OVERALL, KDE 4.5 is nice and stable. It’s not as buggy as the 3.5 series was (at least on Fedora). That said, it has been a teensy bit buggier on the whole than Gnome. It’s usually not too bad – it certainly hasn’t put me off KDE. Since Amarok is separate from the KDE Software Compilation, we were updated to Amarok 2.4 in Fedora 14. Now, I don’t know for sure that it’s linked, but it seems to have caused an issue with Plasma and the KDE 4 notification area. Basically I’ll see some error in the notification about Amarok and it’s sql-lite database. Then I’ll start getting a bunch of empty notifications. They just have a picture of the KDE 4 cashew. And when this is happening KDE becomes very slow to switch between desktops. This doesn’t, to my knowledge, happen if I’m not running Amarok and it settles itself a while after I quit Amarok. Again, I’m not sure if it’s coincidental because it doesn’t happen all the time if Amarok is running. I’m just calling it like I see it. That is a bit annoying for me because I like having things distributed across a bunch of virtual desktops and I almost always have Amarok playing music. Amarok itself hasn’t been very crashy. It has crashed once or twice when I’ve tried to switch tracks a few times. But it hasn’t lost the data it had collected since I’d last run it, so it wasn’t too bad. I still enjoy using it as my everyday music player.
Choqok has been the crashiest of all my KDE apps. I’m not sure what happened, but ever since going from .9 to 1.0 it’s become a lot more unstable. It’ll die as soon as I start it up. And I know there are tons of other people reporting this bug to bugzilla. I’m going to give them the benefit of the doubt and say that it’s probably the content of someone’s tweet or dent that’s crashing it. I say this because I’ll restart it after a crash over and over again and it’ll keep crashing, but a few hours later it’ll work. Perhaps the offending tweet or dent has fallen off the edge. I’m not sure. This is really the only KDE program that has really annoyed me.
Kontact was annoyingly crashing a lot when I was in the feed reader and then losing track of all the feeds I’d read since last startup. But then it got updated to 4.4 and it became a LOT more stable. It’s been great using it for all its components. It is so much more stable than it used to be in the late 3.5/early 4.x days. The only thing that sucks is that in a move that somehow made it more stable, they had to get rid of the special dates section from the bottom of the summary page. I was using that to remember all sorts of family and friend birthdays that I just can’t memorize. I hope it comes back in the update for KDEPIM that got kept out of 4.6.1 because it was too buggy.
I stopped using Compiz back when I was using Gnome. It was just too buggy and it didn’t give me much benefit once I got over windows having inertia. There’s a vocal group on the nets that complain about Gnome 3 not having Compiz, about Compiz not working well with KDE and so on. Xfce, if I remember correctly, was the first majer DE to incorporate a native compositor. I think that was the right way to go. It helps things to be more tightly coupled. I love KDE’s compositor. It’s nice and subtle – I set it to have a fade in/out between virtual desktops. I use some transparancy effects on my Konversation window so I can see the background image behind it. And that’s perfect.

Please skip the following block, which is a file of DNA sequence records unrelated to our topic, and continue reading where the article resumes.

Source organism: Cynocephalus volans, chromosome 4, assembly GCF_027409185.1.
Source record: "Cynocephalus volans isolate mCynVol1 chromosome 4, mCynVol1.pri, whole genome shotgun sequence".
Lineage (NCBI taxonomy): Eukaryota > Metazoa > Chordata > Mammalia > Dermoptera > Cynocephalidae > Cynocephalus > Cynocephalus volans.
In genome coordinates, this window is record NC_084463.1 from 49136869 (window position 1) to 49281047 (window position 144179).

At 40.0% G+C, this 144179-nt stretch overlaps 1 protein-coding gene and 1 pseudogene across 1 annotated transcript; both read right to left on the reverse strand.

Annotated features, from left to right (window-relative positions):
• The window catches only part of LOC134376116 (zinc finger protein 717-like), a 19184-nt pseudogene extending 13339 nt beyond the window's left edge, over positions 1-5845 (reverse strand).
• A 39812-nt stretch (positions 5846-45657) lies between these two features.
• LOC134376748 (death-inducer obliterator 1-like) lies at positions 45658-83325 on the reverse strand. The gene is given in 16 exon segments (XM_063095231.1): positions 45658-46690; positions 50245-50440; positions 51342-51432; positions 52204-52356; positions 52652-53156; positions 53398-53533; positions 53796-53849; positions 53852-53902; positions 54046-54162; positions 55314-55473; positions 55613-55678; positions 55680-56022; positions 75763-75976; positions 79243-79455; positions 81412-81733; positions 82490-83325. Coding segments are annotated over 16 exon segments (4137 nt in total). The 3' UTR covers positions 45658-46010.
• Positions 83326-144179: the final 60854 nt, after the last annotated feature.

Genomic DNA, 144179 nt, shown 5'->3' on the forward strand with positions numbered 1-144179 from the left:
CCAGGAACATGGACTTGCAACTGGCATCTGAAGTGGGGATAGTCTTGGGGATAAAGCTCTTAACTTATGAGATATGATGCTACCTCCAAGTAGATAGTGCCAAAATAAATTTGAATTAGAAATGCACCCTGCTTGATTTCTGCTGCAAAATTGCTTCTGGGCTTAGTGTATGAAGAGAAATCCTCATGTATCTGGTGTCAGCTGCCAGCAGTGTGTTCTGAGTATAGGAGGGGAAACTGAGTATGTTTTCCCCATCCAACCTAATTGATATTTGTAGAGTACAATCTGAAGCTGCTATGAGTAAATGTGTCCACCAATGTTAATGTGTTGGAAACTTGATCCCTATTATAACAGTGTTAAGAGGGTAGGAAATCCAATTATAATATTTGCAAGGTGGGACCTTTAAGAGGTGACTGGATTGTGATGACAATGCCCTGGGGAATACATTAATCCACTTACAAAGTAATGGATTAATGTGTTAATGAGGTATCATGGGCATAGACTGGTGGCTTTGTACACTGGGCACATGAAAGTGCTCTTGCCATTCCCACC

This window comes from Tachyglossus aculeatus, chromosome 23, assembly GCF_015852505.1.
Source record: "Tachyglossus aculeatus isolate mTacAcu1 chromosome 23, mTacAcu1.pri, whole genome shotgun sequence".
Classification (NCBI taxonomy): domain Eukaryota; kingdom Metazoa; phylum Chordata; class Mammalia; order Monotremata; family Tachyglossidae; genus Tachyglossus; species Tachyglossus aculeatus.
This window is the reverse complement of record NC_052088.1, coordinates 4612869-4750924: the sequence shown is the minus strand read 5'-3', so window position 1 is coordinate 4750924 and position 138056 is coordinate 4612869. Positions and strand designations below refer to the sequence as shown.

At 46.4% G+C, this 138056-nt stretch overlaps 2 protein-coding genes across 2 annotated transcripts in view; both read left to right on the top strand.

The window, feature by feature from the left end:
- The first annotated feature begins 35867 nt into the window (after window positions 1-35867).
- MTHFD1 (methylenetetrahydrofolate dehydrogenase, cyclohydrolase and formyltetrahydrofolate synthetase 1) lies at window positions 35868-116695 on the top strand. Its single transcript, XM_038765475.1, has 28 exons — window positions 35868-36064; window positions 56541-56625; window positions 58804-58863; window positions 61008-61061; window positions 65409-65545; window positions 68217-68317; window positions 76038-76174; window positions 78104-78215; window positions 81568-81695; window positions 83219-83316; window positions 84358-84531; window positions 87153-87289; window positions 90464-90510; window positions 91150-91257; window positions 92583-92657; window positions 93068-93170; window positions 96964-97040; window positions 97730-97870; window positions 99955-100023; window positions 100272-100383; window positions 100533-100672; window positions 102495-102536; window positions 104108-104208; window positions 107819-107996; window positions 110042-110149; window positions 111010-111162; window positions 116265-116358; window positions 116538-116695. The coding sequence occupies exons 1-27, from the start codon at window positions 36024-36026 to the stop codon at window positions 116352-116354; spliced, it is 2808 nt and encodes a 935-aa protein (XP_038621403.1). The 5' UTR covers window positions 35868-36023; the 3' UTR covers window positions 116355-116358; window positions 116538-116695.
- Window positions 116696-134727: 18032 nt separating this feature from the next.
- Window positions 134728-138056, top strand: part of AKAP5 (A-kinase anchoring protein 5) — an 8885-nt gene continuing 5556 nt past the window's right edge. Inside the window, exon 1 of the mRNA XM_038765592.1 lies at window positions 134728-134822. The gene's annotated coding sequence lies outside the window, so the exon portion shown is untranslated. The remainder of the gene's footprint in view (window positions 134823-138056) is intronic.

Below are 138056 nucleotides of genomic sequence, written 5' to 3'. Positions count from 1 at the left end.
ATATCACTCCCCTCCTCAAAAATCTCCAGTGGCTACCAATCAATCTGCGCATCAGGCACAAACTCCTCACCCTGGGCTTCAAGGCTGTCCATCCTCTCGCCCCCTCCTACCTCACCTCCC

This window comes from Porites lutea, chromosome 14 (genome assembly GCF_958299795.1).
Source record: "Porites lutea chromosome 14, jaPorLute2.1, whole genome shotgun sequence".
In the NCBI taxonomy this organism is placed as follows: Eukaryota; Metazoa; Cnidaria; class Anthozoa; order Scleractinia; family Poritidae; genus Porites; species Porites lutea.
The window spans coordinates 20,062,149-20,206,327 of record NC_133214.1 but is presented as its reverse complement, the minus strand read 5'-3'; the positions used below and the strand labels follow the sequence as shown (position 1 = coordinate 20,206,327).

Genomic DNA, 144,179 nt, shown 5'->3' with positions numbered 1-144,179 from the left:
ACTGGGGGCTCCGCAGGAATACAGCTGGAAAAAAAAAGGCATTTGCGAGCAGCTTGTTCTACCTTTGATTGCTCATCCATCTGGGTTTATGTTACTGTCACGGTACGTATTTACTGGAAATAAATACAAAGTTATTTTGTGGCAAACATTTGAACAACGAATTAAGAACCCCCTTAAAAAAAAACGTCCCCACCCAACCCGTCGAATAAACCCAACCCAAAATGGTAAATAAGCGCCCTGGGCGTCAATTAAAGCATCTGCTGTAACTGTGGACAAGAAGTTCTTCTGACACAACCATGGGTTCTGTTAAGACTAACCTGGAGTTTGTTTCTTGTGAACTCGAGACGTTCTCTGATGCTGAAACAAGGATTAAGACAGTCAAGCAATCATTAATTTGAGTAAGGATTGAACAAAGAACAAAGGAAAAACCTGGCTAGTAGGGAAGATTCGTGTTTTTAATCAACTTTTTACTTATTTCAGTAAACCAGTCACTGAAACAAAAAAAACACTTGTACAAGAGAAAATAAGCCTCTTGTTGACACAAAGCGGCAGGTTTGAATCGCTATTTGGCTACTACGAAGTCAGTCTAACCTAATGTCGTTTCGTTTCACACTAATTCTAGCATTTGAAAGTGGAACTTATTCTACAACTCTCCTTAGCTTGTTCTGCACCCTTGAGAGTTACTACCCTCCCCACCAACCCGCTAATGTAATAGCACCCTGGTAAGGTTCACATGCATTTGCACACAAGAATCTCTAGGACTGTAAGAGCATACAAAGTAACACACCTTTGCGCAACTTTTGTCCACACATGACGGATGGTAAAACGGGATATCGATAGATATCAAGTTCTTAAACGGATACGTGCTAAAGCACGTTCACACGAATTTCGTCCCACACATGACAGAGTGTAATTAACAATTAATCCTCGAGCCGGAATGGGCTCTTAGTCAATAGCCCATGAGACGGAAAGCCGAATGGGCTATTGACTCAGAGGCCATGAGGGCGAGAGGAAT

Now that I can have different plasmoids per vitual desktop, I’ve really started to make use of them. You can see an example here. I’ve changed it a little bit recently now that I have two widescreen monitors instead of a square and a widescreen one. A lot of people seem to be into system monitors, but I rarely need to know those things. And if I do, a quick run of “top” will let me know what I need to know. I don’t need bars and graphs for the sake of animating a desktop I rarely see. I use the last.fm plasmoid as an easy way to verify that scrobbling is working. It’s helped me diagnose issues and also be able to tell that scrobbles are happening without having to load up the browser and get to last.fm. I love the “now playing” widget. At least I think that’s what it’s called. It integrates with Amarok perfectly. Sure, I can go back and forth between tracks using Amarok’s systray icon, but that requires more clicks. (Right-click then left-click) Also, the systray icon doesn’t let me scrub to any point in the song or change the Amarok volume level. It’s also quicker to see the track’s title and artist if it’s a song I’m unfamiliar with. The weather widget is, of course, useful for knowing the weather without having to load up a website. The character map widget is useful for my webcomic work so I can select non-ASCII text. And the Google Translate widget is also used for my webcomic. The folder view widgets are self-explanatory.